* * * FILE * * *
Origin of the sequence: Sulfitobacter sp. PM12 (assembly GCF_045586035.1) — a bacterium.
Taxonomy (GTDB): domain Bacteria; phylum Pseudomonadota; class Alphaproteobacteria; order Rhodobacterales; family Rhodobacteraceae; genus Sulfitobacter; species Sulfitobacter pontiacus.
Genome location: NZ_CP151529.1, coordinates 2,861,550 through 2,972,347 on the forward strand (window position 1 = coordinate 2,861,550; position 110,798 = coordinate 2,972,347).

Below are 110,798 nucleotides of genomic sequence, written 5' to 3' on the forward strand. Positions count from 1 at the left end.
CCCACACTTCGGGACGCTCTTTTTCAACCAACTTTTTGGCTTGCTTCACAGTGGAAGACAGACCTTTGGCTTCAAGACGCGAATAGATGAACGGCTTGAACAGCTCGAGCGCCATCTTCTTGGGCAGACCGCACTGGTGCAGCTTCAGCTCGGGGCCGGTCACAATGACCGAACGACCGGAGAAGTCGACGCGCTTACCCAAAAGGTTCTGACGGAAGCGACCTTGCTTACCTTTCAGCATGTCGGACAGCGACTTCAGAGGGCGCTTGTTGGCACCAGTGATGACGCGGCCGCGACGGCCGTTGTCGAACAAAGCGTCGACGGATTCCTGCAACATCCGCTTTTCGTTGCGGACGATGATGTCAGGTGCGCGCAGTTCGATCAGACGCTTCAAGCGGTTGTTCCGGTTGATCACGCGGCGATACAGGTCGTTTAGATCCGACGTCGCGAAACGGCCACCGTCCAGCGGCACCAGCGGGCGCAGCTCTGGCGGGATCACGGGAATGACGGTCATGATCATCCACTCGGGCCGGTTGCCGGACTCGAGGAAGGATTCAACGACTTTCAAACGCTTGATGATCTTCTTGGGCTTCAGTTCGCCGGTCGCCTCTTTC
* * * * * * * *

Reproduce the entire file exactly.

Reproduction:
Origin of the sequence: Sulfitobacter sp. PM12 (assembly GCF_045586035.1) — a bacterium.
Taxonomy (GTDB): domain Bacteria; phylum Pseudomonadota; class Alphaproteobacteria; order Rhodobacterales; family Rhodobacteraceae; genus Sulfitobacter; species Sulfitobacter pontiacus.
Genome location: NZ_CP151529.1, coordinates 2,861,550 through 2,972,347 on the forward strand (window position 1 = coordinate 2,861,550; position 110,798 = coordinate 2,972,347).

Below are 110,798 nucleotides of genomic sequence, written 5' to 3' on the forward strand. Positions count from 1 at the left end.
CCCACACTTCGGGACGCTCTTTTTCAACCAACTTTTTGGCTTGCTTCACAGTGGAAGACAGACCTTTGGCTTCAAGACGCGAATAGATGAACGGCTTGAACAGCTCGAGCGCCATCTTCTTGGGCAGACCGCACTGGTGCAGCTTCAGCTCGGGGCCGGTCACAATGACCGAACGACCGGAGAAGTCGACGCGCTTACCCAAAAGGTTCTGACGGAAGCGACCTTGCTTACCTTTCAGCATGTCGGACAGCGACTTCAGAGGGCGCTTGTTGGCACCAGTGATGACGCGGCCGCGACGGCCGTTGTCGAACAAAGCGTCGACGGATTCCTGCAACATCCGCTTTTCGTTGCGGACGATGATGTCAGGTGCGCGCAGTTCGATCAGACGCTTCAAGCGGTTGTTCCGGTTGATCACGCGGCGATACAGGTCGTTTAGATCCGACGTCGCGAAACGGCCACCGTCCAGCGGCACCAGCGGGCGCAGCTCTGGCGGGATCACGGGAATGACGGTCATGATCATCCACTCGGGCCGGTTGCCGGACTCGAGGAAGGATTCAACGACTTTCAAACGCTTGATGATCTTCTTGGGCTTCAGTTCGCCGGTCGCCTCTTTC